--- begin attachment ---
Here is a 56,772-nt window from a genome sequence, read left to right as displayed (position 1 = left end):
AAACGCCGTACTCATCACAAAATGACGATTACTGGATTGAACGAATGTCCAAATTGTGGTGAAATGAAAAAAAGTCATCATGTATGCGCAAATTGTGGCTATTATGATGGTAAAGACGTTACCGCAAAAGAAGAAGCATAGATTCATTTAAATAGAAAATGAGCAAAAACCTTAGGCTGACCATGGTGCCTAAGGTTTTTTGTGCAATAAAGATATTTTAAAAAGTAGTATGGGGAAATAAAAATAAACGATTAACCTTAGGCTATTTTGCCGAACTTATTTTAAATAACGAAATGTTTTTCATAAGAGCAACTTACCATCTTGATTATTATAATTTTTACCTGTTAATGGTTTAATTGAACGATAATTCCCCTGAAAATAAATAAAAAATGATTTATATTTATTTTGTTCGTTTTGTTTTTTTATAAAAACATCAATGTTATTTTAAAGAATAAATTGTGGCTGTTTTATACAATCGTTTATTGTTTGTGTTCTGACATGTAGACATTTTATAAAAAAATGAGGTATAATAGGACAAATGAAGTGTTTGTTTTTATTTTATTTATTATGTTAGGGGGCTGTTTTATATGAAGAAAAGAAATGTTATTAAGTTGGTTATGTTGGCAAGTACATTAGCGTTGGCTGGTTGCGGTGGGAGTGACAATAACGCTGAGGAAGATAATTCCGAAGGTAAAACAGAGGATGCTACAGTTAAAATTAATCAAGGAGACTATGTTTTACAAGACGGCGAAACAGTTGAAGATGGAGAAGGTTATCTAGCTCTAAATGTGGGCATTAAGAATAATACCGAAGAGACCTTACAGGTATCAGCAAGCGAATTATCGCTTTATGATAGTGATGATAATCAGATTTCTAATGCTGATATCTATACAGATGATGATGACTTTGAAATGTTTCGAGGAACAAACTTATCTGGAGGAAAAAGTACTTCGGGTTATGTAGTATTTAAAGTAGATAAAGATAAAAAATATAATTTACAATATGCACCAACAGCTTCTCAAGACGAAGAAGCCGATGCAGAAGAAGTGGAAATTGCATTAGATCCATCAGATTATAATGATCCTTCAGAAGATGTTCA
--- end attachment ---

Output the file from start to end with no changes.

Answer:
Here is a 56,772-nt window from a genome sequence, read left to right as displayed (position 1 = left end):
AAACGCCGTACTCATCACAAAATGACGATTACTGGATTGAACGAATGTCCAAATTGTGGTGAAATGAAAAAAAGTCATCATGTATGCGCAAATTGTGGCTATTATGATGGTAAAGACGTTACCGCAAAAGAAGAAGCATAGATTCATTTAAATAGAAAATGAGCAAAAACCTTAGGCTGACCATGGTGCCTAAGGTTTTTTGTGCAATAAAGATATTTTAAAAAGTAGTATGGGGAAATAAAAATAAACGATTAACCTTAGGCTATTTTGCCGAACTTATTTTAAATAACGAAATGTTTTTCATAAGAGCAACTTACCATCTTGATTATTATAATTTTTACCTGTTAATGGTTTAATTGAACGATAATTCCCCTGAAAATAAATAAAAAATGATTTATATTTATTTTGTTCGTTTTGTTTTTTTATAAAAACATCAATGTTATTTTAAAGAATAAATTGTGGCTGTTTTATACAATCGTTTATTGTTTGTGTTCTGACATGTAGACATTTTATAAAAAAATGAGGTATAATAGGACAAATGAAGTGTTTGTTTTTATTTTATTTATTATGTTAGGGGGCTGTTTTATATGAAGAAAAGAAATGTTATTAAGTTGGTTATGTTGGCAAGTACATTAGCGTTGGCTGGTTGCGGTGGGAGTGACAATAACGCTGAGGAAGATAATTCCGAAGGTAAAACAGAGGATGCTACAGTTAAAATTAATCAAGGAGACTATGTTTTACAAGACGGCGAAACAGTTGAAGATGGAGAAGGTTATCTAGCTCTAAATGTGGGCATTAAGAATAATACCGAAGAGACCTTACAGGTATCAGCAAGCGAATTATCGCTTTATGATAGTGATGATAATCAGATTTCTAATGCTGATATCTATACAGATGATGATGACTTTGAAATGTTTCGAGGAACAAACTTATCTGGAGGAAAAAGTACTTCGGGTTATGTAGTATTTAAAGTAGATAAAGATAAAAAATATAATTTACAATATGCACCAACAGCTTCTCAAGACGAAGAAGCCGATGCAGAAGAAGTGGAAATTGCATTAGATCCATCAGATTATAATGATCCTTCAGAAGATGTTCA